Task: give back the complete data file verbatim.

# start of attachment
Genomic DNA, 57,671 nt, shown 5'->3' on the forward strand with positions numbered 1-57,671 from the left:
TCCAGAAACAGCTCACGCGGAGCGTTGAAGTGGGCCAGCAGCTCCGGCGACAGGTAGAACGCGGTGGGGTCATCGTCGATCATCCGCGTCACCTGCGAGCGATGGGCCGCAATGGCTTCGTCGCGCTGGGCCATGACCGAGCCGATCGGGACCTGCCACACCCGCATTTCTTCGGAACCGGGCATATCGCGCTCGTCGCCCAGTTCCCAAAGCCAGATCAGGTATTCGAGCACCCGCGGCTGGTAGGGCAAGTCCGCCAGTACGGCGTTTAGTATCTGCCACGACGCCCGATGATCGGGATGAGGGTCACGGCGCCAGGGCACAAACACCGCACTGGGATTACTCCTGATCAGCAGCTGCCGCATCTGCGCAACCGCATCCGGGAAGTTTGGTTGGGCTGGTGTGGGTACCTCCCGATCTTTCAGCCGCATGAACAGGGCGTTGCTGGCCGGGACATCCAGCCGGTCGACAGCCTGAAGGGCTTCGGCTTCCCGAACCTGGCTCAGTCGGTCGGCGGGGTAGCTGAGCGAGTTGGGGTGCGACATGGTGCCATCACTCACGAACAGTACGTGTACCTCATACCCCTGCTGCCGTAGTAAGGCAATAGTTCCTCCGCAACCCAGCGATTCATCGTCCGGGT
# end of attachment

Genomic DNA, 57,671 nt, shown 5'->3' on the forward strand with positions numbered 1-57,671 from the left:
TCCAGAAACAGCTCACGCGGAGCGTTGAAGTGGGCCAGCAGCTCCGGCGACAGGTAGAACGCGGTGGGGTCATCGTCGATCATCCGCGTCACCTGCGAGCGATGGGCCGCAATGGCTTCGTCGCGCTGGGCCATGACCGAGCCGATCGGGACCTGCCACACCCGCATTTCTTCGGAACCGGGCATATCGCGCTCGTCGCCCAGTTCCCAAAGCCAGATCAGGTATTCGAGCACCCGCGGCTGGTAGGGCAAGTCCGCCAGTACGGCGTTTAGTATCTGCCACGACGCCCGATGATCGGGATGAGGGTCACGGCGCCAGGGCACAAACACCGCACTGGGATTACTCCTGATCAGCAGCTGCCGCATCTGCGCAACCGCATCCGGGAAGTTTGGTTGGGCTGGTGTGGGTACCTCCCGATCTTTCAGCCGCATGAACAGGGCGTTGCTGGCCGGGACATCCAGCCGGTCGACAGCCTGAAGGGCTTCGGCTTCCCGAACCTGGCTCAGTCGGTCGGCGGGGTAGCTGAGCGAGTTGGGGTGCGACATGGTGCCATCACTCACGAACAGTACGTGTACCTCATACCCCTGCTGCCGTAGTAAGGCAATAGTTCCTCCGCAACCCAGCGATTCATCGTCCGGGT